We’ve often discussed the fact that Australia leads the world in the uptake of rooftop solar, and that shows no signs of slowing down.
However, California has just taken the lead in a different way.
California state legislators have unanimously approved a ground-breaking plan that will require most new homes built in the state from 2020 to have solar photovoltaic systems.
The Golden State has one of the most ambitious renewable energy mandates in the US; it aims to produce at least half of its electricity needs from renewable sources by 2030.
At the end of 2017, it had reached about 30 per cent, according to the California Energy Commission (CEC).
The facts and figures
-California is home to almost 40 million people.
-It recently surpassed the United Kingdom to become the world’s fifth-largest economy.
-It averages about 80,000 new home builds per year, with about 15,000 of those currently including solar installations.
-The plan requires new homes to have a solar-power system of a minimum 2 to 3 kilowatts, depending mostly on the size of the home (residential solar arrays are typically two to three times that size, often enough to put power into the grid).
-The requirement is expected to add $US8,000 to $US12,000 to the cost of a home (house prices in California are already considered quite high and affordable housing is in short supply).
-The CEC estimates that, based on a 30-year mortgage, the standards will add about $US40 to an average monthly repayment, but save $US80 on heating, cooling and lighting bills.
-Builders must make individual homes available with solar panels or build a shared solar-power system serving a group of homes.
-The rooftop panels can either be owned outright from the outset (and rolled into the home price) or made available for lease with a separate monthly payment.
What does it mean?
The new building codes also include updates to building ventilation and lighting standards.
According to the CEC, the so-called ‘building energy efficiency standards’ will reduce greenhouse gas emissions by an amount equivalent to taking 115,000 fossil fuel cars off the road.
“The buildings that Californians buy and live in will operate very efficiently while generating their own clean energy. They will cost less to operate, have healthy indoor air and provide a platform for ‘smart’ technologies that will propel the state even further down the road to a low emissions future,” California Energy Commissioner Andrew McAllister said.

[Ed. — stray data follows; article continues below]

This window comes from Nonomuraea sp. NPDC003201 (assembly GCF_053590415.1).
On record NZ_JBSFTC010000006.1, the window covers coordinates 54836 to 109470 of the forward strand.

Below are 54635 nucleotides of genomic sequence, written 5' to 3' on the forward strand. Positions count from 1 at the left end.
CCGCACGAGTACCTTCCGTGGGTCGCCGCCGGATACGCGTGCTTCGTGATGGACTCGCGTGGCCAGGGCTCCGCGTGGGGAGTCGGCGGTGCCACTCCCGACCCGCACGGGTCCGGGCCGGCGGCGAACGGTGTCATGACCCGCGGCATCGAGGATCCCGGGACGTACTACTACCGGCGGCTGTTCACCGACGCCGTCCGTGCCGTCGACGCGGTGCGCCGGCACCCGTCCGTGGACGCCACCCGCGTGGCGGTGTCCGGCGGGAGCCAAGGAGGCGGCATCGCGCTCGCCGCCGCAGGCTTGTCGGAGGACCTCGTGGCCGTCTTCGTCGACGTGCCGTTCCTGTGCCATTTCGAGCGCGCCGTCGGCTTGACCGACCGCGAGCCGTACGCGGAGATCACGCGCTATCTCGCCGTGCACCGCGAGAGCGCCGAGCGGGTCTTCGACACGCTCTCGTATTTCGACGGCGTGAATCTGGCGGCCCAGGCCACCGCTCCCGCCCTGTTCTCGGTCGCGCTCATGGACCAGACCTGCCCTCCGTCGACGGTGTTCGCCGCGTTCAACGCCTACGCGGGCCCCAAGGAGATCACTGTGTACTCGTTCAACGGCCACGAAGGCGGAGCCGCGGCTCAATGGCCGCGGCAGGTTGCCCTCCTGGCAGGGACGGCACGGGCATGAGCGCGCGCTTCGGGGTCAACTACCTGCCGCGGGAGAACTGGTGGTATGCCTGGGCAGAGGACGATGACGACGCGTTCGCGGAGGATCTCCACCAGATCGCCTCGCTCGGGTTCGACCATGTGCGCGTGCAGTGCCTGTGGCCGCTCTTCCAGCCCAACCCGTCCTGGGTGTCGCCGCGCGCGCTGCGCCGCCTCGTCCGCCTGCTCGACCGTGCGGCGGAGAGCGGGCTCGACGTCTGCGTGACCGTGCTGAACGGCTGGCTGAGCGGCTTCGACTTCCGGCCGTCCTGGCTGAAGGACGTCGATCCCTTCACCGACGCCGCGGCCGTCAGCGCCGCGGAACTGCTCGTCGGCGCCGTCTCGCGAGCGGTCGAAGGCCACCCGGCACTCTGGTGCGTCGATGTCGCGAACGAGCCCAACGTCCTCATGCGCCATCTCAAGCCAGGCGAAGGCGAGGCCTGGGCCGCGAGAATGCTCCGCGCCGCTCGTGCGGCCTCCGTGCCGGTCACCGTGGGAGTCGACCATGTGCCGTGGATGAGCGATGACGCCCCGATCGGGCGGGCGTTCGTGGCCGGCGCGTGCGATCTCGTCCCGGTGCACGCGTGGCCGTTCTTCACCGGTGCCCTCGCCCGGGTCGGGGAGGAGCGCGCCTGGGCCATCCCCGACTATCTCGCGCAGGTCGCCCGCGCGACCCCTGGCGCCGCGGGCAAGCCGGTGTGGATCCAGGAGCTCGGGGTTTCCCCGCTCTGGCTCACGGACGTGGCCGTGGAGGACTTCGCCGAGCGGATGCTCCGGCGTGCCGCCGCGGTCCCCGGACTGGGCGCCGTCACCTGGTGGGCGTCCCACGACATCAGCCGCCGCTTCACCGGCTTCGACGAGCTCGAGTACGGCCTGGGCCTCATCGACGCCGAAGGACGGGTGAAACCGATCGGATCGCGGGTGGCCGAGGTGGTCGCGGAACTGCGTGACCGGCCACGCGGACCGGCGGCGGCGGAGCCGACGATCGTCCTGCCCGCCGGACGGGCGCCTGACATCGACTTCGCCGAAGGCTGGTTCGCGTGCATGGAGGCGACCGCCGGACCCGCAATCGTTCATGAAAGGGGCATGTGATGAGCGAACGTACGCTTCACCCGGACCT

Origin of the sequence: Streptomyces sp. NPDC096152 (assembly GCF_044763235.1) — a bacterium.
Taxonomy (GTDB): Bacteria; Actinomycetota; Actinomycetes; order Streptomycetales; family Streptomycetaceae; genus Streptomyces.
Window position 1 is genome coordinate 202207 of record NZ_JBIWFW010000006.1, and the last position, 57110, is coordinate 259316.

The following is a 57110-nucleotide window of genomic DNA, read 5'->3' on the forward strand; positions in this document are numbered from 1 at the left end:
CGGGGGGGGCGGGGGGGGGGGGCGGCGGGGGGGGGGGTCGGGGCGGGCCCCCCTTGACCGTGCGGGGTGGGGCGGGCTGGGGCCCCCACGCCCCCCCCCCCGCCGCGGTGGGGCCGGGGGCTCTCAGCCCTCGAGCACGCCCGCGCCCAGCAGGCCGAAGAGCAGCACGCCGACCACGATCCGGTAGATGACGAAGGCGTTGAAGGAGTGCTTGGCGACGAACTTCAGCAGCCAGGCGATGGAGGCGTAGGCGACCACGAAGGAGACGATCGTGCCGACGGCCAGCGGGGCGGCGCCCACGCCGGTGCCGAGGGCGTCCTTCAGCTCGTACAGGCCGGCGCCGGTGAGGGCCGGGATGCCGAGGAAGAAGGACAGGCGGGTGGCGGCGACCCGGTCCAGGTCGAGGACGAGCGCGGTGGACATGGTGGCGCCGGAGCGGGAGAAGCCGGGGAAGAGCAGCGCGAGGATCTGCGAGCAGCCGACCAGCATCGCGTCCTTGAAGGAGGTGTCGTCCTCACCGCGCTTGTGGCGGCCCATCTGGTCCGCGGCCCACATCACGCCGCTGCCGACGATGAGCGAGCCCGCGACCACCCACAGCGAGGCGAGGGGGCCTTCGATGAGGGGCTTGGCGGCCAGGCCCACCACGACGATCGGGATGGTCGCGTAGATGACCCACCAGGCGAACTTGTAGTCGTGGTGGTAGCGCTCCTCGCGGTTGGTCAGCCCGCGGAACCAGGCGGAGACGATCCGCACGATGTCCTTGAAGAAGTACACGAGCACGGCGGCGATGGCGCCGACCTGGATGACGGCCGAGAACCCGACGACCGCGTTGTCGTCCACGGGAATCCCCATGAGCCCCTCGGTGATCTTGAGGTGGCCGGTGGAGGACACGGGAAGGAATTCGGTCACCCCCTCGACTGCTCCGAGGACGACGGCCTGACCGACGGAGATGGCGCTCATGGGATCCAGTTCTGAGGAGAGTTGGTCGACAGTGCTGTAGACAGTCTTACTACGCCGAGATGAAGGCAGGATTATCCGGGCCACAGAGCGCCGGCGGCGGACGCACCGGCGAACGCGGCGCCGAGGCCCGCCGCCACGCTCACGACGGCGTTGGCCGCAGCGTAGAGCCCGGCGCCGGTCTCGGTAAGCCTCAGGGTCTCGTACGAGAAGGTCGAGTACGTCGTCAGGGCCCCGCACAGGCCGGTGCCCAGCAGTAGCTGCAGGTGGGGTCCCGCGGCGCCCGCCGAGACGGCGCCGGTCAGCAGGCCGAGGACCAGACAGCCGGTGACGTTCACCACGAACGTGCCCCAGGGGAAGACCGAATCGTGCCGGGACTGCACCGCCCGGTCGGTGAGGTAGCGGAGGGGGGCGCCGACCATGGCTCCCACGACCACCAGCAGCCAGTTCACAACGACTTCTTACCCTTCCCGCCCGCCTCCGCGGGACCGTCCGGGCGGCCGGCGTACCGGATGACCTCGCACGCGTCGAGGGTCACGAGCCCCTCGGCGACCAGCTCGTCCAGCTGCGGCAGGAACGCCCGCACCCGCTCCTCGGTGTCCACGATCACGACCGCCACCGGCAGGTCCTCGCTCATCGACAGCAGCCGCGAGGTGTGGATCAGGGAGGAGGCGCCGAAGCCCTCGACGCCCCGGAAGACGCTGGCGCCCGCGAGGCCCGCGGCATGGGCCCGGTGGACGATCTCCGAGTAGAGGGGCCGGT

However, there will be some work for the state to do. Even now, California generates so much solar and wind power that it sometimes needs to halt production at some of its facilities and/or give electricity away to other states to avoid overloading the electricity grid!
Is it all positive?
There are likely to be some downsides to an increased reliance on alternative energy sources – in fact, we’re already seeing some.
The utility companies still have to maintain and operate the grid, so they need a certain amount of consistent revenue to do cover those costs.
Is it fair for homeowners who can afford solar to leave those who can’t to pick up the lion’s share of the cost of running the entire system?
The utility industry has been preparing for the proliferation of energy-producing homes by studying its impact on the electric grid with tests like a net-zero community developed in Fontana, east of Los Angeles. The utilities are trying to determine how to manage a system where homes are putting electricity onto the grid during the day and consuming it at night.
Meanwhile, what can we do to help renters and people who don’t own their home to install solar? Landlords are less likely to be motivated to add rooftop solar to an investment property, even if they have done it to the house the live in.
Should Australia follow California’s lead?
Whether the federal or state governments need to mandate the installation of solar photovoltaic systems to encourage greater take-up is an interesting question.
Last year alone saw around 3.5 million solar panels installed on rooftops across Australia, representing a massive 41 per cent increase in installed renewable energy capacity over 2016 levels.
According to data from the Clean Energy Regulator’s Small-Scale Renewable Energy Scheme, that equates to 9500 solar panels installed every day throughout 2017. And they predict further growth this year.
“Our data shows consumers are embracing renewable energy to take control of their electricity bills,” Clean Energy Regulator executive general manager Mark Williamson said.
So, all indications are that Australians don’t need much more convincing, let alone persuasion, that rooftop solar is a good idea.
Perhaps any legislation needs to aim at the potential gaps, but you’d be hard pressed to make the case that any new buildings should not be both solar ready and more energy efficient.
What do you think?
Let us know in the comments on our Facebook page whether you think California has hit the mark with these new building regulations and whether you think Australia should follow suit.
Can you see any downsides? Do you think the government should look at different regulations first? Are you concerned about renters in older houses being forced to pay even more if those who can afford solar with battery storage effectively opt out of the system?
Meanwhile, if you already have solar or are looking at installing a rooftop system, check out our Solar Plus offer to see if it’ll save you money.